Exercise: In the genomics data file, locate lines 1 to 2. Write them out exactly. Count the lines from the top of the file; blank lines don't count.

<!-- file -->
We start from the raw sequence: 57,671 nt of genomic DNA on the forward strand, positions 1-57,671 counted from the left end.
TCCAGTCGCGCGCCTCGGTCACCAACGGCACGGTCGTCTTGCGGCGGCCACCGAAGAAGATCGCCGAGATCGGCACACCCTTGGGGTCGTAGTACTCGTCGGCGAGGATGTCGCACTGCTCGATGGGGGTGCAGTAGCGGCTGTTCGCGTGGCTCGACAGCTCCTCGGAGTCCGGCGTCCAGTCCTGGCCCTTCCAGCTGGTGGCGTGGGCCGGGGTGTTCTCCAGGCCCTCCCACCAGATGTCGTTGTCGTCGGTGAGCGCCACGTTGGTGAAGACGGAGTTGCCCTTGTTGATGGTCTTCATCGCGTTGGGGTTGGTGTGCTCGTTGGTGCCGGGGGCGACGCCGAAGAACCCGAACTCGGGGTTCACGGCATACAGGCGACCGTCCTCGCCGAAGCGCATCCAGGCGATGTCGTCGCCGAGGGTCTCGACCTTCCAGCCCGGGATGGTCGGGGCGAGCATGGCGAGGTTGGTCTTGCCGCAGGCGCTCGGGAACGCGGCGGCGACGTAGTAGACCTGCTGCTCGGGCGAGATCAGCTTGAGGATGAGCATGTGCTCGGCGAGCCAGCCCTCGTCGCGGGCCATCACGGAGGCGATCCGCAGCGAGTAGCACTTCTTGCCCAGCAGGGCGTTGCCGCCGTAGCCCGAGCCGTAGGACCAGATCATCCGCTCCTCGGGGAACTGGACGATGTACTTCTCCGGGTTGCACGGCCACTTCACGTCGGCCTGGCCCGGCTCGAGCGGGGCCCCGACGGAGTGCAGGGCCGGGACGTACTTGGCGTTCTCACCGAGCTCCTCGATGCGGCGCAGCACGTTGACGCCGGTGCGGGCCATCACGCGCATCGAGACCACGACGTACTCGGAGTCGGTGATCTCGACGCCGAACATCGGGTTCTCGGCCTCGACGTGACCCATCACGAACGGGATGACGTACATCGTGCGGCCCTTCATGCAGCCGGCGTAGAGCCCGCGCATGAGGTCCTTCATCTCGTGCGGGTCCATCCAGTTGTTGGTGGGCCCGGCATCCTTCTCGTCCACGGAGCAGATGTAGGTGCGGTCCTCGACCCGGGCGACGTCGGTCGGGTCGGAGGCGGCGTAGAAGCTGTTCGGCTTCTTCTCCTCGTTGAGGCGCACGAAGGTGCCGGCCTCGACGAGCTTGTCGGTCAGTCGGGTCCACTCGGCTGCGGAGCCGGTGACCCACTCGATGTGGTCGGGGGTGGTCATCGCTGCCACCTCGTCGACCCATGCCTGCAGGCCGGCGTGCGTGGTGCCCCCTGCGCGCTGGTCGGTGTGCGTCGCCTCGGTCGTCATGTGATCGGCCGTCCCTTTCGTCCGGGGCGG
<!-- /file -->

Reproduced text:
We start from the raw sequence: 57,671 nt of genomic DNA on the forward strand, positions 1-57,671 counted from the left end.
TCCAGTCGCGCGCCTCGGTCACCAACGGCACGGTCGTCTTGCGGCGGCCACCGAAGAAGATCGCCGAGATCGGCACACCCTTGGGGTCGTAGTACTCGTCGGCGAGGATGTCGCACTGCTCGATGGGGGTGCAGTAGCGGCTGTTCGCGTGGCTCGACAGCTCCTCGGAGTCCGGCGTCCAGTCCTGGCCCTTCCAGCTGGTGGCGTGGGCCGGGGTGTTCTCCAGGCCCTCCCACCAGATGTCGTTGTCGTCGGTGAGCGCCACGTTGGTGAAGACGGAGTTGCCCTTGTTGATGGTCTTCATCGCGTTGGGGTTGGTGTGCTCGTTGGTGCCGGGGGCGACGCCGAAGAACCCGAACTCGGGGTTCACGGCATACAGGCGACCGTCCTCGCCGAAGCGCATCCAGGCGATGTCGTCGCCGAGGGTCTCGACCTTCCAGCCCGGGATGGTCGGGGCGAGCATGGCGAGGTTGGTCTTGCCGCAGGCGCTCGGGAACGCGGCGGCGACGTAGTAGACCTGCTGCTCGGGCGAGATCAGCTTGAGGATGAGCATGTGCTCGGCGAGCCAGCCCTCGTCGCGGGCCATCACGGAGGCGATCCGCAGCGAGTAGCACTTCTTGCCCAGCAGGGCGTTGCCGCCGTAGCCCGAGCCGTAGGACCAGATCATCCGCTCCTCGGGGAACTGGACGATGTACTTCTCCGGGTTGCACGGCCACTTCACGTCGGCCTGGCCCGGCTCGAGCGGGGCCCCGACGGAGTGCAGGGCCGGGACGTACTTGGCGTTCTCACCGAGCTCCTCGATGCGGCGCAGCACGTTGACGCCGGTGCGGGCCATCACGCGCATCGAGACCACGACGTACTCGGAGTCGGTGATCTCGACGCCGAACATCGGGTTCTCGGCCTCGACGTGACCCATCACGAACGGGATGACGTACATCGTGCGGCCCTTCATGCAGCCGGCGTAGAGCCCGCGCATGAGGTCCTTCATCTCGTGCGGGTCCATCCAGTTGTTGGTGGGCCCGGCATCCTTCTCGTCCACGGAGCAGATGTAGGTGCGGTCCTCGACCCGGGCGACGTCGGTCGGGTCGGAGGCGGCGTAGAAGCTGTTCGGCTTCTTCTCCTCGTTGAGGCGCACGAAGGTGCCGGCCTCGACGAGCTTGTCGGTCAGTCGGGTCCACTCGGCTGCGGAGCCGGTGACCCACTCGATGTGGTCGGGGGTGGTCATCGCTGCCACCTCGTCGACCCATGCCTGCAGGCCGGCGTGCGTGGTGCCCCCTGCGCGCTGGTCGGTGTGCGTCGCCTCGGTCGTCATGTGATCGGCCGTCCCTTTCGTCCGGGGCGG